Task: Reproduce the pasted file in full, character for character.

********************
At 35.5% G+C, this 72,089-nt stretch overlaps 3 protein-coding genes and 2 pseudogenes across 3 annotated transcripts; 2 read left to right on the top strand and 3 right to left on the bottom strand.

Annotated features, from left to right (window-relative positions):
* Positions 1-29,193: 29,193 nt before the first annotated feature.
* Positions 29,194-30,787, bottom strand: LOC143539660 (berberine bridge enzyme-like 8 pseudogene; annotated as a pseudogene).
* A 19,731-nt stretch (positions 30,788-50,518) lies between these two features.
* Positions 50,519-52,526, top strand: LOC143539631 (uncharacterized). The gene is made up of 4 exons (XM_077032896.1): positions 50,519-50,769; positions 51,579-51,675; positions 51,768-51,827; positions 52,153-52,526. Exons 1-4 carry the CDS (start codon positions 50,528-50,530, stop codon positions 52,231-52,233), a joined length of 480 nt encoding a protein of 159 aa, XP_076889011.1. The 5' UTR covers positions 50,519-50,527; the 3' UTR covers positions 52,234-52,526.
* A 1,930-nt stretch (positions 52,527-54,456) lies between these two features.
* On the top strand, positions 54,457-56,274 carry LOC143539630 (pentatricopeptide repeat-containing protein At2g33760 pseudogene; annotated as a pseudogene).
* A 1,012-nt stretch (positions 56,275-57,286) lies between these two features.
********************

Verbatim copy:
At 35.5% G+C, this 72,089-nt stretch overlaps 3 protein-coding genes and 2 pseudogenes across 3 annotated transcripts; 2 read left to right on the top strand and 3 right to left on the bottom strand.

Annotated features, from left to right (window-relative positions):
* Positions 1-29,193: 29,193 nt before the first annotated feature.
* Positions 29,194-30,787, bottom strand: LOC143539660 (berberine bridge enzyme-like 8 pseudogene; annotated as a pseudogene).
* A 19,731-nt stretch (positions 30,788-50,518) lies between these two features.
* Positions 50,519-52,526, top strand: LOC143539631 (uncharacterized). The gene is made up of 4 exons (XM_077032896.1): positions 50,519-50,769; positions 51,579-51,675; positions 51,768-51,827; positions 52,153-52,526. Exons 1-4 carry the CDS (start codon positions 50,528-50,530, stop codon positions 52,231-52,233), a joined length of 480 nt encoding a protein of 159 aa, XP_076889011.1. The 5' UTR covers positions 50,519-50,527; the 3' UTR covers positions 52,234-52,526.
* A 1,930-nt stretch (positions 52,527-54,456) lies between these two features.
* On the top strand, positions 54,457-56,274 carry LOC143539630 (pentatricopeptide repeat-containing protein At2g33760 pseudogene; annotated as a pseudogene).
* A 1,012-nt stretch (positions 56,275-57,286) lies between these two features.